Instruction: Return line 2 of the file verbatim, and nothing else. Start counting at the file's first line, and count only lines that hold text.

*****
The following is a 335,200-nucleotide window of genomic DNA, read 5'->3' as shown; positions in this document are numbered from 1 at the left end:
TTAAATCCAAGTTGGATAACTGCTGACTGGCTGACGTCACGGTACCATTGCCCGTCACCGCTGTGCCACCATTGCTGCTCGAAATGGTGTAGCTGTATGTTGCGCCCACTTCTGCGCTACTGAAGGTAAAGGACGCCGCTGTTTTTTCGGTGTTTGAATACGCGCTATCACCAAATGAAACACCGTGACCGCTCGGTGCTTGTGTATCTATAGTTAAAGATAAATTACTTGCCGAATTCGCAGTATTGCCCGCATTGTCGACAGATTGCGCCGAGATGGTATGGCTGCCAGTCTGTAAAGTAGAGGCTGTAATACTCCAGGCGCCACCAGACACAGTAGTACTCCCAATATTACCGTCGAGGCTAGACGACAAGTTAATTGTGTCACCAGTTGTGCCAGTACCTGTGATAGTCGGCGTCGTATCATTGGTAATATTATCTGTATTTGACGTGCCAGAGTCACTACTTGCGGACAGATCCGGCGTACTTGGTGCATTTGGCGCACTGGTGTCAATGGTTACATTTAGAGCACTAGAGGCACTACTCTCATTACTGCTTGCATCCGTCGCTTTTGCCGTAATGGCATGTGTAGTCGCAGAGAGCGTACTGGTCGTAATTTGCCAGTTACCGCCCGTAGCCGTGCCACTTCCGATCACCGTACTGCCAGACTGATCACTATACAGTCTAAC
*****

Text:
TTAAATCCAAGTTGGATAACTGCTGACTGGCTGACGTCACGGTACCATTGCCCGTCACCGCTGTGCCACCATTGCTGCTCGAAATGGTGTAGCTGTATGTTGCGCCCACTTCTGCGCTACTGAAGGTAAAGGACGCCGCTGTTTTTTCGGTGTTTGAATACGCGCTATCACCAAATGAAACACCGTGACCGCTCGGTGCTTGTGTATCTATAGTTAAAGATAAATTACTTGCCGAATTCGCAGTATTGCCCGCATTGTCGACAGATTGCGCCGAGATGGTATGGCTGCCAGTCTGTAAAGTAGAGGCTGTAATACTCCAGGCGCCACCAGACACAGTAGTACTCCCAATATTACCGTCGAGGCTAGACGACAAGTTAATTGTGTCACCAGTTGTGCCAGTACCTGTGATAGTCGGCGTCGTATCATTGGTAATATTATCTGTATTTGACGTGCCAGAGTCACTACTTGCGGACAGATCCGGCGTACTTGGTGCATTTGGCGCACTGGTGTCAATGGTTACATTTAGAGCACTAGAGGCACTACTCTCATTACTGCTTGCATCCGTCGCTTTTGCCGTAATGGCATGTGTAGTCGCAGAGAGCGTACTGGTCGTAATTTGCCAGTTACCGCCCGTAGCCGTGCCACTTCCGATCACCGTACTGCCAGACTGATCACTATACAGTCTAAC